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Corns and calluses are hard, painful areas of skin that often develop on the feet in response to pressure or friction. People may manage them at home but should not attempt to remove them without medical supervision.

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Corns and calluses are lesions that happen when the skin tries to protect an underlying area from injury, pressure, or rubbing.

The lesions are more common among people who wear ill-fitting shoes, have sweaty feet, or stand for long periods each day.

They affect women more than men and more African American and Puerto Rican people than non-Hispanic white people.

Calluses and corns are not usually harmful, but sometimes they may lead to irritation, infections, or ulcerations of the skin, especially among people with diabetes or poor circulation in the feet.

People sometimes mistakenly use the terms “corns” and “calluses” interchangeably, but these are not the same.

What is a callus?

A callus is a section of skin that thickens because of friction, pressure, or irritation. They often happen on the feet but can also occur on the hands, elbows, or knees.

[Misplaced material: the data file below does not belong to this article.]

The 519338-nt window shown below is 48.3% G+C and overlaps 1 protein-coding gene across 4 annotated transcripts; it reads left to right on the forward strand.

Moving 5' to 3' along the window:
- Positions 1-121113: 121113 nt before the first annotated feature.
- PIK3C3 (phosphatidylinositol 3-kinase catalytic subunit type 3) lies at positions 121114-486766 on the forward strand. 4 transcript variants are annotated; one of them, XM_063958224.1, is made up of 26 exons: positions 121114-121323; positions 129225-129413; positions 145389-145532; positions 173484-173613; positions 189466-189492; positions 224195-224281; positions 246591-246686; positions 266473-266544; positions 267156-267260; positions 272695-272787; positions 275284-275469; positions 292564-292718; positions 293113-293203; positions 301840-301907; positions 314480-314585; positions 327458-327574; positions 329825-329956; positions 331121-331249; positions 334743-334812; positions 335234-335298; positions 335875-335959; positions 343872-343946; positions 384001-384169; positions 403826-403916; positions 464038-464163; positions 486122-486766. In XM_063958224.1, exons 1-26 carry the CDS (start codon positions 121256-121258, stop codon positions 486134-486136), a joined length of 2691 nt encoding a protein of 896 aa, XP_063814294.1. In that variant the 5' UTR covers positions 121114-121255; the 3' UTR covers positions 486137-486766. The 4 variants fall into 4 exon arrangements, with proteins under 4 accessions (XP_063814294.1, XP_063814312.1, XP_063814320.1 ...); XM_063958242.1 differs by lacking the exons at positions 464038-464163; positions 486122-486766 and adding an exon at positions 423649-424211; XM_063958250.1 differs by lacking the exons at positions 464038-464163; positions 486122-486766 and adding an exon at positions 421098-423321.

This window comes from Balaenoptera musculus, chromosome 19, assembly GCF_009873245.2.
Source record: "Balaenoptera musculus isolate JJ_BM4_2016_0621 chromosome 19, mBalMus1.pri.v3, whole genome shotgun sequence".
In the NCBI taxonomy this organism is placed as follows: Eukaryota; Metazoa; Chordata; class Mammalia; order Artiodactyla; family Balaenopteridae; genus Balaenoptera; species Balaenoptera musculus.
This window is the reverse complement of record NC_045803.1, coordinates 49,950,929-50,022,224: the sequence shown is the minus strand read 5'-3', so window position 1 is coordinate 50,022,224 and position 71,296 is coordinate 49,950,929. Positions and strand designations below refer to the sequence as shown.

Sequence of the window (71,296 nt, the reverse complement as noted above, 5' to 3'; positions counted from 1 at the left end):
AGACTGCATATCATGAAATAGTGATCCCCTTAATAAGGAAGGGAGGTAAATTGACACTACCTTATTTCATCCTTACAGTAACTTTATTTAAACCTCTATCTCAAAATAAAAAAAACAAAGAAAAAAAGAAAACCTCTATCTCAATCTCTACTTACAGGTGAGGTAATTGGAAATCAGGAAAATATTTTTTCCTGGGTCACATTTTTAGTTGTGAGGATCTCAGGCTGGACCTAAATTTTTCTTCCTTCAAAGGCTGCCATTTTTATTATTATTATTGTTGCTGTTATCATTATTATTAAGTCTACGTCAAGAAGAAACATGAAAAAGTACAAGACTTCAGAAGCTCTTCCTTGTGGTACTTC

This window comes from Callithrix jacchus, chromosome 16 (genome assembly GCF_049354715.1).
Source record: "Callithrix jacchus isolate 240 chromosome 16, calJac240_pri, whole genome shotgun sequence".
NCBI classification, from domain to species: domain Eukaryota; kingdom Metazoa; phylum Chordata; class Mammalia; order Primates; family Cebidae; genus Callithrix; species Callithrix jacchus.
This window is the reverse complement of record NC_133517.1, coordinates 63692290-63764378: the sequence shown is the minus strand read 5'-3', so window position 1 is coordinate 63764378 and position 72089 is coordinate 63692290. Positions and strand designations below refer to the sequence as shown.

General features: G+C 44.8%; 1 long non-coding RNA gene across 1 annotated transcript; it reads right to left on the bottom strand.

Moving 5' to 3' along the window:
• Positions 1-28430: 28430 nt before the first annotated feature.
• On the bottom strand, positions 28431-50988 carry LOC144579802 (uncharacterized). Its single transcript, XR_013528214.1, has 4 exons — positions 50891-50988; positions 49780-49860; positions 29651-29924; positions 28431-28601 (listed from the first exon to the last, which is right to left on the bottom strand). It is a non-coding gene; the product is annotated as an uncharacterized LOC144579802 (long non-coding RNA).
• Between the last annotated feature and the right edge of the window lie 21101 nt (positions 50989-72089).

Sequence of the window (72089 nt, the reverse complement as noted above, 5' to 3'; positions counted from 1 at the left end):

They usually do not cause much discomfort. However, a callus on the foot may become painful when a person puts pressure on it while walking in shoes.

Calluses are yellowish or pale in color. They feel lumpy to the touch, but because the affected skin is thick, it may be less sensitive to touch than the skin around it.

Calluses are often bigger and wider than corns, with less-defined edges. They commonly appear where the skin frequently rubs against something, such as a bone, footwear, or the ground.

They typically form over the bony area just under the toes, which is the area of skin that takes the person’s weight when they are walking.

A plantar callus is a particular type of callus that forms on the bottom of the heel. It happens when one of the foot bones is longer than the other and hits the ground more forcefully when a person walks. This causes the skin under this bone to thicken.

What is a corn?

A corn is a kind of callus made of dead skin.

Corns on toes are very common because these are smooth, hairless skin surfaces. The corns are usually small and circular, with a clearly defined center that can be hard or soft.

Hard corns tend to be small. They occur in areas of firm, hard skin, where the skin has thickened or where there are calluses, and in bony areas of the foot.

Soft corns tend to be whitish in color, with a rubbery texture, and may look like an open sore and cause a person pain. They more commonly occur between the toes, in areas of moist and sweaty skin.

A third type of corn is a seed corn, which can form on the soles in clusters and is usually not painful.

Corns and calluses can make a person feel as if they are walking on stones. The following signs or symptoms may indicate a corn or callus:

  • a raised, hardened bump
  • a thick and rough area of skin